Archives of Sexual Behavior

, Volume 39, Issue 2, pp 292–303 | Cite as

The DSM Diagnostic Criteria for Dyspareunia

Original Paper

Abstract

The DSM-IV-TR attempted to create a unitary category of dyspareunia based on the criterion of genital pain that interfered with sexual intercourse. This classificatory emphasis of interference with intercourse is reviewed and evaluated from both theoretical and empirical points of view. Neither of these points of view was found to support the notion of dyspareunia as a unitary disorder or its inclusion in the DSM-V as a sexual dysfunction. It seems highly likely that there are different syndromes of dyspareunia and that what is currently termed “superficial dyspareunia” cannot be differentiated reliably from vaginismus. It is proposed that the diagnoses of vaginismus and dyspareunia be collapsed into a single diagnostic entity called genito-pelvic pain/penetration disorder. This diagnostic category is defined according to five dimensions: percentage success of vaginal penetration; pain with vaginal penetration; fear of vaginal penetration or of genito-pelvic pain during vaginal penetration; pelvic floor muscle dysfunction; medical co-morbidity.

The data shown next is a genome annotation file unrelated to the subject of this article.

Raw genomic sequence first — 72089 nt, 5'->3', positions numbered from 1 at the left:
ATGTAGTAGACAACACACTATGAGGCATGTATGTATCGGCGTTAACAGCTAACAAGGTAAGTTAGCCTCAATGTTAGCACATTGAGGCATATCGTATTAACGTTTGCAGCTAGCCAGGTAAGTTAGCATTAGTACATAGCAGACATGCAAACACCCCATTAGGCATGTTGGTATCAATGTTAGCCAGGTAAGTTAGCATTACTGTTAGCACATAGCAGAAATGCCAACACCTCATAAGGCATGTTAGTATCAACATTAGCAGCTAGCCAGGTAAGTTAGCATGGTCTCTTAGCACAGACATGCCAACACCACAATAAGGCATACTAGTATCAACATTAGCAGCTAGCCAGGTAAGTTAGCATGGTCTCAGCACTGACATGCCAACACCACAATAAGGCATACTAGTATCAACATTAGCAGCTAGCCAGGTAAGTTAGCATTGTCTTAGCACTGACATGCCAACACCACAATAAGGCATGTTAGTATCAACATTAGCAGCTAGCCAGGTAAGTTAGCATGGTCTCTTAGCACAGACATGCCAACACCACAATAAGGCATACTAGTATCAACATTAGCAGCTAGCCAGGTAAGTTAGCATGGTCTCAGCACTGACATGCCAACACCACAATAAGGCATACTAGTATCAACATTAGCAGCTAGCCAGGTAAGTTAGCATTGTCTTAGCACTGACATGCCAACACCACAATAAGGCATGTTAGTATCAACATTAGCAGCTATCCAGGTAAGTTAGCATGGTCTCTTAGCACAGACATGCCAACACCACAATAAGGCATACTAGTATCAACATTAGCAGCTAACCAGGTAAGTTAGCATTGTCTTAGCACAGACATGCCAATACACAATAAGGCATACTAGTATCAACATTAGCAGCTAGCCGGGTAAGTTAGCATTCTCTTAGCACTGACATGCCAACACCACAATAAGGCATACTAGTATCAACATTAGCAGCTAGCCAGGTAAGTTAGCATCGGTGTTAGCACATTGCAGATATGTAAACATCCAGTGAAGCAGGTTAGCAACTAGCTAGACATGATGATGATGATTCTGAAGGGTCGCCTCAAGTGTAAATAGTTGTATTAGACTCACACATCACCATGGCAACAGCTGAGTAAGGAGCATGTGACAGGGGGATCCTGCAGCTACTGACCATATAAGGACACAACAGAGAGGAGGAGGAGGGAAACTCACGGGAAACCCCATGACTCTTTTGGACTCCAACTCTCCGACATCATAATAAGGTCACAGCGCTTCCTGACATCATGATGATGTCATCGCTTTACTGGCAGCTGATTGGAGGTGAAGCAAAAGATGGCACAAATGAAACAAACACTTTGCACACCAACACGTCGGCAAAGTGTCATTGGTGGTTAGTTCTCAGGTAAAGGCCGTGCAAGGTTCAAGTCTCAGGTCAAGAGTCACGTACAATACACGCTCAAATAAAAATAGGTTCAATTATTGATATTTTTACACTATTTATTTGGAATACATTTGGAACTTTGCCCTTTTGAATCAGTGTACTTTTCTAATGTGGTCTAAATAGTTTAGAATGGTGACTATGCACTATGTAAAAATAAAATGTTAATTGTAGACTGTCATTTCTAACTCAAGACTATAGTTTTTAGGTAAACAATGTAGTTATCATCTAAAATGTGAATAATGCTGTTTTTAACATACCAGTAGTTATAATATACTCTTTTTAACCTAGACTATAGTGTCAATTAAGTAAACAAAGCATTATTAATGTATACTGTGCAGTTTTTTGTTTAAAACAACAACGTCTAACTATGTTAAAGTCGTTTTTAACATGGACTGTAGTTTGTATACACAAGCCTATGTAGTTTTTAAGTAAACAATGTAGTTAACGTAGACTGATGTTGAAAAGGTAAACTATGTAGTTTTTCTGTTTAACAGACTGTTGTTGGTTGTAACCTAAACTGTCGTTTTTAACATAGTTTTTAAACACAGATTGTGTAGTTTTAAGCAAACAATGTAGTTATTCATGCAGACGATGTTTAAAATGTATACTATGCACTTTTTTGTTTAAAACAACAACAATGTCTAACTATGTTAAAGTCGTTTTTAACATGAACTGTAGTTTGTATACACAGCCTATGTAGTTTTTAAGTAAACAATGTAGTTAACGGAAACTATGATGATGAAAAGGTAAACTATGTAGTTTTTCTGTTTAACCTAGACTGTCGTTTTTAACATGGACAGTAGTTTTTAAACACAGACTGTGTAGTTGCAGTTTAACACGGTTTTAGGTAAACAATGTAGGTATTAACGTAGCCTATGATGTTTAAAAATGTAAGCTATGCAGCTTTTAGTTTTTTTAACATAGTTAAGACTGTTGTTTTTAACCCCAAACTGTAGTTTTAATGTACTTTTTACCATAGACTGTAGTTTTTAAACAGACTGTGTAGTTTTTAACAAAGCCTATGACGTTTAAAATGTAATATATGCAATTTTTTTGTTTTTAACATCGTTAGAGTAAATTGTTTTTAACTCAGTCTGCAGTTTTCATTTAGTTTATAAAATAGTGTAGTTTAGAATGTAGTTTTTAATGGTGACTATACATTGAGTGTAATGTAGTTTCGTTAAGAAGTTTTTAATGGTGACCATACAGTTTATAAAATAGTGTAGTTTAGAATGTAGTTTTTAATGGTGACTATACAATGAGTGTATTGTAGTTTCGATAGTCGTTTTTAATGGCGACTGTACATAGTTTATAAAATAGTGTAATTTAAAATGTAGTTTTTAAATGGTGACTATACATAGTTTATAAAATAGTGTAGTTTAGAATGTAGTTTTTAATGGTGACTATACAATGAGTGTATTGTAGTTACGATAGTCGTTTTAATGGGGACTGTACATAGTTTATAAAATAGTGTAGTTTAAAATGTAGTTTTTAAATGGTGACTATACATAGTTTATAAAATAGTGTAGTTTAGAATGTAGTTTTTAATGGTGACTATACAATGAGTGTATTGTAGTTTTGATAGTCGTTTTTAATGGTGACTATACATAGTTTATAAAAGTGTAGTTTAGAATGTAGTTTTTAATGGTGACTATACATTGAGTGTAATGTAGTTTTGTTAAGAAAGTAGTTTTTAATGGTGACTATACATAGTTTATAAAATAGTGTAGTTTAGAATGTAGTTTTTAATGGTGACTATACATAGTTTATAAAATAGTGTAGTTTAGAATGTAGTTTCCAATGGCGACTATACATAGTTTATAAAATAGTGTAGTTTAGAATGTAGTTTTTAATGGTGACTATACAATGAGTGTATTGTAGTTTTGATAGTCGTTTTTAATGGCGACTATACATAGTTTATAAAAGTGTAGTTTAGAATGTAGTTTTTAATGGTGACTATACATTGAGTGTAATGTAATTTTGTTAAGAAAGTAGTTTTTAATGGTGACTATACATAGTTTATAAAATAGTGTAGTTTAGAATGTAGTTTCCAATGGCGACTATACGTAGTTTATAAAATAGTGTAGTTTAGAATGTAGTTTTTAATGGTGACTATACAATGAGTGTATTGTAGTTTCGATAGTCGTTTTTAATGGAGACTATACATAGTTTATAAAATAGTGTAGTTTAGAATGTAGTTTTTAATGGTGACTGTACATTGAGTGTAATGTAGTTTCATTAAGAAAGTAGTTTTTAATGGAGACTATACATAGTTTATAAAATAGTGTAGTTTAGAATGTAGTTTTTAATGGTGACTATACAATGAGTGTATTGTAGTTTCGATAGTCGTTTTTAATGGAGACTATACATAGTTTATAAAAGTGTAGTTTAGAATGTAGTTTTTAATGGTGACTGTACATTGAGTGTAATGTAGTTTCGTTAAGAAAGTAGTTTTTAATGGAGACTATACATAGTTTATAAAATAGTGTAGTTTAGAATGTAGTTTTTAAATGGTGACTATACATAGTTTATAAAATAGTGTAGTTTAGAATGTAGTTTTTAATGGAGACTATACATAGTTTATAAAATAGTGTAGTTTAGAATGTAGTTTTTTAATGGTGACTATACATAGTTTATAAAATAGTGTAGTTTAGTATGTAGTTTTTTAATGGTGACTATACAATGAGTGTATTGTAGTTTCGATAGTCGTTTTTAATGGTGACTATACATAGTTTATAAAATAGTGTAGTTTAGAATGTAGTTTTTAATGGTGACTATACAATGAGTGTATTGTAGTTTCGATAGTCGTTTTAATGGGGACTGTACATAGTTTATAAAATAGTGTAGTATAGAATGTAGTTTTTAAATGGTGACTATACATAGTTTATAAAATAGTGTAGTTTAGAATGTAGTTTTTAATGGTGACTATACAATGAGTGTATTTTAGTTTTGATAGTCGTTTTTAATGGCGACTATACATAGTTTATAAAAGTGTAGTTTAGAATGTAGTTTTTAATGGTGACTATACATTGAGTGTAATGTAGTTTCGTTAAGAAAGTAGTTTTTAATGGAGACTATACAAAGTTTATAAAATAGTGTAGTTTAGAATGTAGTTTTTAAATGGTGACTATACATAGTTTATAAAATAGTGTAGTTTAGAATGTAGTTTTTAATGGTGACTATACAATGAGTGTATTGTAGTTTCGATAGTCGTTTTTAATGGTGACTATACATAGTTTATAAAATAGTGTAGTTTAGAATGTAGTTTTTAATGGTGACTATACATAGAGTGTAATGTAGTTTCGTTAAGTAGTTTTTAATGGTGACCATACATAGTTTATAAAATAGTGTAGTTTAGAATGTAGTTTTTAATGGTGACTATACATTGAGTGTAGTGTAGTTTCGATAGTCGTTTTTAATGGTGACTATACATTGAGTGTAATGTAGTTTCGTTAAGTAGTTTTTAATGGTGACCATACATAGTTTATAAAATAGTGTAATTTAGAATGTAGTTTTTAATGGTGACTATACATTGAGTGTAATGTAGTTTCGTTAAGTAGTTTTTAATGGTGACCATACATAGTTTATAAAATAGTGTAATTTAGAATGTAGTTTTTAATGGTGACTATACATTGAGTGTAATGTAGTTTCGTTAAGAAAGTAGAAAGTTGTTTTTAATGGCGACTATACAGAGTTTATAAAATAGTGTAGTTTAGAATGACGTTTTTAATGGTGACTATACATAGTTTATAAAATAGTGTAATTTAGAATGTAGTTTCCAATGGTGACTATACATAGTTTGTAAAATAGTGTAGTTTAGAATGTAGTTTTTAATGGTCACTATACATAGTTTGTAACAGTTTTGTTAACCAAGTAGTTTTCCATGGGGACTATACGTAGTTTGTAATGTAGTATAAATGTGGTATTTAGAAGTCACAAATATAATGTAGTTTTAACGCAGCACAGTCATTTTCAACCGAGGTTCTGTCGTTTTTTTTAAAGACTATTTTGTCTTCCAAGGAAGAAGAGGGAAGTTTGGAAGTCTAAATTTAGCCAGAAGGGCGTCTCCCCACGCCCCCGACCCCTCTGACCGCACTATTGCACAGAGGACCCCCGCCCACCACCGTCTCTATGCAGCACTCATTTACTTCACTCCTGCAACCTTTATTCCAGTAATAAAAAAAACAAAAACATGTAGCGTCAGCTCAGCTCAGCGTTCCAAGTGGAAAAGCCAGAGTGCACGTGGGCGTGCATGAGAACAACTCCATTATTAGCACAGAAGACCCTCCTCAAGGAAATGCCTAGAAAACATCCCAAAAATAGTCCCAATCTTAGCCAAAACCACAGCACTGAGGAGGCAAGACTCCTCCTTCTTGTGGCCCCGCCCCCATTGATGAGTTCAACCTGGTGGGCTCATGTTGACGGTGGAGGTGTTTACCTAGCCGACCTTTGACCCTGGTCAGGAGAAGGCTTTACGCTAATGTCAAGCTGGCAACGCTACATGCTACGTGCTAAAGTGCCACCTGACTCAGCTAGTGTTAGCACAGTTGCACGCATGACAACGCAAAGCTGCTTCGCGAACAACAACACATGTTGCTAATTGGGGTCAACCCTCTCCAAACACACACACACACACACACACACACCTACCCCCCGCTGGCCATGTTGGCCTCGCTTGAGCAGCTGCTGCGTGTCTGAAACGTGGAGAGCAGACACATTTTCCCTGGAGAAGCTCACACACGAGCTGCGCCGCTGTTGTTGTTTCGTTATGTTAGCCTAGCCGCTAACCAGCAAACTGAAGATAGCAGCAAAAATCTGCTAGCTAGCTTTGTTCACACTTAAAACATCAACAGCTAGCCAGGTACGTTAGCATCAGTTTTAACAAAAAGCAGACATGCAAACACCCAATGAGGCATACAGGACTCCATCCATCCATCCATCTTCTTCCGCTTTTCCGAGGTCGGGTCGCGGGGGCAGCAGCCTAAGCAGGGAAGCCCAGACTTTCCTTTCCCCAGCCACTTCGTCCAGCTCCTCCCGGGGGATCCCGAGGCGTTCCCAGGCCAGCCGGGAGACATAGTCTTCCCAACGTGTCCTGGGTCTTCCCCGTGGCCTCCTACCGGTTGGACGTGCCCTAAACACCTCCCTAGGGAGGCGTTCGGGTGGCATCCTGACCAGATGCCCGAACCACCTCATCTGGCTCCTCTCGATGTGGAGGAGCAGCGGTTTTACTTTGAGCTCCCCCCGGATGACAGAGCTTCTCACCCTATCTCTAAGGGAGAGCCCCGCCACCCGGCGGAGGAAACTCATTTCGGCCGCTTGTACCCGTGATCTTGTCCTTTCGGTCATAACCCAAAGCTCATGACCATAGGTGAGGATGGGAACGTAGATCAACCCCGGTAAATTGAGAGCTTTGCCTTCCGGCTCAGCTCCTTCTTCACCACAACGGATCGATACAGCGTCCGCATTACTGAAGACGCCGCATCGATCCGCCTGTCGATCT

Keywords

Dyspareunia Vaginismus Vulvodynia Vestibulodynia Pelvic pain DSM-V 

Notes

Acknowledgments

The author is a member of the DSM-V Workgroup on Sexual and Gender Identity Disorders (Chair, Kenneth J. Zucker, Ph.D.). I wish to acknowledge the valuable input I received from members of my Workgroup (Lori A. Brotto, Cynthia Graham, and R. Taylor Segraves) and Kenneth J. Zucker. Feedback from DSM-V Work Group Advisors Sophie Bergeron, Marta Meana, and Caroline Pukall is greatly appreciated as is feedback from Seth Davis, Melissa Farmer, Alina Kao, Tuuli Kukkonen, Marie Andrée Lahaie, Caroline Maykut, Laurel Paterson, and Sabina Sarin. Reprinted with permission from the Diagnostic and Statistical Manual of Mental Disorders V Workgroup Reports (Copyright 2009), American Psychiatric Association.

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Copyright information

© American Psychiatric Association 2009

Authors and Affiliations

  1. 1.Department of PsychologyMcGill UniversityMontrealCanada
  2. 2.Sex and Couple Therapy ServiceMcGill University Health CenterMontrealCanada

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